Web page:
STEPHEN SHELDON: Yeah I think those apps are really important in a lot of ways. We think about DoorDash and you think about Uber Eats. I think for consumers, it's really important for the discovery process, finding new restaurants, engaging with them. Some consumers, still, that's their main channel of engagement. But I think from the restaurant owners' and operators' perspective, the goal is, you still want to plug into those. I mean, that's going to be important again for consumers to discover your restaurant. But over time, then, the goal would be let's have an app or a website where we can get that consumer maybe for their first order or two to come through the marketplace, but then over time, shift to a direct-- ordering more directly through their own either internally-developed or white-labeled app or website.

And that's important for a few reasons. One is the customer data and owning the customer relationship. The restaurants want to do that versus maybe the marketplaces. I think, too, it's about the margin profile. If you're a restaurant and your only channel of engaging digitally with customers is through the marketplaces, now there are a lot of fees associated with that. And so the goal is, really, to take probably your more frequent customers, and make sure that if they are finding you through the marketplace that you're shifting it more to a direct relationship over time.

JULIE HYMAN: And you're looking at stocks like Toast, Par Technology, Olo, to benefit from that more direct relationship, right? I mean, I have to say, just on a personal basis, sometimes I opt out. I try to find the company-- the restaurant website and go direct as much as I can, because A, I'm paying less usually, because I'm not paying those fees. And I think also some of those apps we mentioned have gotten a bad rep because of what they collect on top. Do you think that there has been at all a backlash against them?

STEPHEN SHELDON: So, for the companies that I'm covering, it's more about like, Olo would be a good example of a company that's helping a restaurant create a white-labeled website and app, and they're kind of-- you're probably ordering through Olo frequently and you don't even know it.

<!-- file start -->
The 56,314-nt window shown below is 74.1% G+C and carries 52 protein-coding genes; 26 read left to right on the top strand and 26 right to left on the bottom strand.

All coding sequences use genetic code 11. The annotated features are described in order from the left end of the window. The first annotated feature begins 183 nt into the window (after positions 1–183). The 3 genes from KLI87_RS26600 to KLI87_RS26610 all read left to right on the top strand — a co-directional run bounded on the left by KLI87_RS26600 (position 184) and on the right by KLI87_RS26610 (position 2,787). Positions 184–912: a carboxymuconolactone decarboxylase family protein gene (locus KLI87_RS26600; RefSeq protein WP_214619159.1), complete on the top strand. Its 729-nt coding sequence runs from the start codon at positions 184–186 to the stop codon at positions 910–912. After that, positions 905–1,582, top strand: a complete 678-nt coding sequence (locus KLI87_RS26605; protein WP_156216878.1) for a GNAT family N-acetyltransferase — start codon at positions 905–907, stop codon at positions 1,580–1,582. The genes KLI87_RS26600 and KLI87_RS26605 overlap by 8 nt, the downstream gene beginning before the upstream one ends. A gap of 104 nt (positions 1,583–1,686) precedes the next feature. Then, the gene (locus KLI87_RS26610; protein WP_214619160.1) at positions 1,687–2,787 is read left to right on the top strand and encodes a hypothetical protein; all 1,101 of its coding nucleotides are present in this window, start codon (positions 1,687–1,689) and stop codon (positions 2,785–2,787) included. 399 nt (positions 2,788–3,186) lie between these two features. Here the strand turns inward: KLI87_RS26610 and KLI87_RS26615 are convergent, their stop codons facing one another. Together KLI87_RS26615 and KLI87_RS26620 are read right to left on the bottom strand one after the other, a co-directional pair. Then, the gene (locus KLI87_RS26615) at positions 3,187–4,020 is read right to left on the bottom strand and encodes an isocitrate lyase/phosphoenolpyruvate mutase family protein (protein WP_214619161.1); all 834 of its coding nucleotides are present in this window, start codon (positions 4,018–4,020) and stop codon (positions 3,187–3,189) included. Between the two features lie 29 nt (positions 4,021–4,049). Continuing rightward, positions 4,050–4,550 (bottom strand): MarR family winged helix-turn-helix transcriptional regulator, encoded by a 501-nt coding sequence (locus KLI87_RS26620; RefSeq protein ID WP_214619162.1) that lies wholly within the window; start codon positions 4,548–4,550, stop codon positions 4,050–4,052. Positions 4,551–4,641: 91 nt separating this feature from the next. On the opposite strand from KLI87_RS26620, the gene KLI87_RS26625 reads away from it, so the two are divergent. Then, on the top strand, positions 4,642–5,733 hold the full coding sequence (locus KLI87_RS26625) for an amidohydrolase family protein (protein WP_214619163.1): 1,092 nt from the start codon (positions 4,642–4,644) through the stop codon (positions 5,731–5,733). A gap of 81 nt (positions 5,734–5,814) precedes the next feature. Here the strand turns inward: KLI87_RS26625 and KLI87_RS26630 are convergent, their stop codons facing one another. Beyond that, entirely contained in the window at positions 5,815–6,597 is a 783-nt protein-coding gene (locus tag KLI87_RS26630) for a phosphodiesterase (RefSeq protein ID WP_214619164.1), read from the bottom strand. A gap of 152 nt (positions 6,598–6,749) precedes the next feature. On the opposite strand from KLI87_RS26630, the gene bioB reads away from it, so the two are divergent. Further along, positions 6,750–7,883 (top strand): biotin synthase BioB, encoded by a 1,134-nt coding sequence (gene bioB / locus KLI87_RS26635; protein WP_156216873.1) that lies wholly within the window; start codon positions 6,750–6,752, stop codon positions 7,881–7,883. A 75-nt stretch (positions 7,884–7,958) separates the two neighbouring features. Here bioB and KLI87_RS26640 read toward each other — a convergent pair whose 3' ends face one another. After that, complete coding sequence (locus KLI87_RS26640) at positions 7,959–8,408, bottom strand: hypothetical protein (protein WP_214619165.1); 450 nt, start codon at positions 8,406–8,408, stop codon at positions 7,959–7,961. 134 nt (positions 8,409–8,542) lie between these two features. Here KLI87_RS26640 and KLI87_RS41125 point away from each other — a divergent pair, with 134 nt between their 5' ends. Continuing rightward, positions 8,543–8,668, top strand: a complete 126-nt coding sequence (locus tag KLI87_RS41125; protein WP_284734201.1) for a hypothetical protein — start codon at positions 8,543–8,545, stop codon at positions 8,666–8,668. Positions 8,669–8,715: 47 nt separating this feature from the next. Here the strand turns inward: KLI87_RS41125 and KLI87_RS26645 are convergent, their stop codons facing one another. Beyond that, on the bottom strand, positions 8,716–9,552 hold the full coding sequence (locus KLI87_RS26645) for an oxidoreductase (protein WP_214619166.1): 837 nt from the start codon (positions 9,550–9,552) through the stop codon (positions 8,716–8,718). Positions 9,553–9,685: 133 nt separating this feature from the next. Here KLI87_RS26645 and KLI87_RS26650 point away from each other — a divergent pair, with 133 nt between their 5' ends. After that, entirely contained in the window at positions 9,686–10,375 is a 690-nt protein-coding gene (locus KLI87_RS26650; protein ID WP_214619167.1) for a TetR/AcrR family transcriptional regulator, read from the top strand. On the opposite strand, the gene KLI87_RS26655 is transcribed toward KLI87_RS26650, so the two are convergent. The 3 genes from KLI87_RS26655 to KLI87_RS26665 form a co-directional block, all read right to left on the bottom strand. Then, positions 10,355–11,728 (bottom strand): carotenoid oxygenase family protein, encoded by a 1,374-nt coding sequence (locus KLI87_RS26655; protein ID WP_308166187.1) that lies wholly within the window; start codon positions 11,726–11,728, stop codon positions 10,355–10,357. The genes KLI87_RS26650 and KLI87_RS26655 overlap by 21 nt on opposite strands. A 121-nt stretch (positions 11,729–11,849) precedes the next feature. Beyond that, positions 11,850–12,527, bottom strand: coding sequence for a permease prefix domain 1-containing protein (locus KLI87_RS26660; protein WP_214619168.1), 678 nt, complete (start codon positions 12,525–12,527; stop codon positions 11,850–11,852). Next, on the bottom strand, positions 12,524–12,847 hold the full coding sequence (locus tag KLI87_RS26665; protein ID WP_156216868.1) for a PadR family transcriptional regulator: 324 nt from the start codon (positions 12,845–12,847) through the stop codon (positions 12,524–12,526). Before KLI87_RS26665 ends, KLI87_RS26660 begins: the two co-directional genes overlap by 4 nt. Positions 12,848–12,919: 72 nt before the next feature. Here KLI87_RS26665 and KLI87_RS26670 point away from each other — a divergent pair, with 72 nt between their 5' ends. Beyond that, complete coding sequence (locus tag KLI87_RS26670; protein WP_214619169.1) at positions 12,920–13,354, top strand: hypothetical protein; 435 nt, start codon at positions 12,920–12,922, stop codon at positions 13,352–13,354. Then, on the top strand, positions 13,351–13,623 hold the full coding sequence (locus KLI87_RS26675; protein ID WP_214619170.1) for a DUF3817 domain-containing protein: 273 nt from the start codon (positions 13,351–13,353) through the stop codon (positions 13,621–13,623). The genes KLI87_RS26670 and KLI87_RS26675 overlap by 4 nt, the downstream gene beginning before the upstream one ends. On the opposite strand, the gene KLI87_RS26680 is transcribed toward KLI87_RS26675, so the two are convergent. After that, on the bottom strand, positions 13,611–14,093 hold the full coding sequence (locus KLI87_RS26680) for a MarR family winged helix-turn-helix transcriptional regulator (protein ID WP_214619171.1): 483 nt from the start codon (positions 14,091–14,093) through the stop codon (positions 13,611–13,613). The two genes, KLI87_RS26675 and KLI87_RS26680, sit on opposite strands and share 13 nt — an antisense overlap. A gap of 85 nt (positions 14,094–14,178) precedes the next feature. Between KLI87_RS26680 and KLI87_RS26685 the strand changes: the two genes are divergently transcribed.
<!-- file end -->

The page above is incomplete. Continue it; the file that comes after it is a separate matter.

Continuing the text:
JULIE HYMAN: Right.

STEPHEN SHELDON: So they're kind of the backbone behind it. They don't really have a consumer-facing brand. It's more about the e-commerce facilitation. So I do think for consumers, I do think that the more data that some of these companies can collect on you, the more that these restaurants can personalize the experience for you over time. So I think there is some benefit from it. In terms of the marketplaces, it's tough to call how much data they're gathering, if there's been pushback against it.

BRIAN SOZZI: Stephen, I have 10 seconds left. What is the best restaurant tech play, in your view, to buy? If you had to bet the farm, what's the name?

STEPHEN SHELDON: So, my 2023 topic was Toast. I think they're doing a great job in the S&B restaurant landscape. They're doing a great job adding locations, and then they've got 19 elective modules where the revenue per location is trending significantly higher over time.

- All right, William Blair, vertical technology analyst. Stephen Sheldon joining us today. Thanks so much for the time.

STEPHEN SHELDON: Thank you.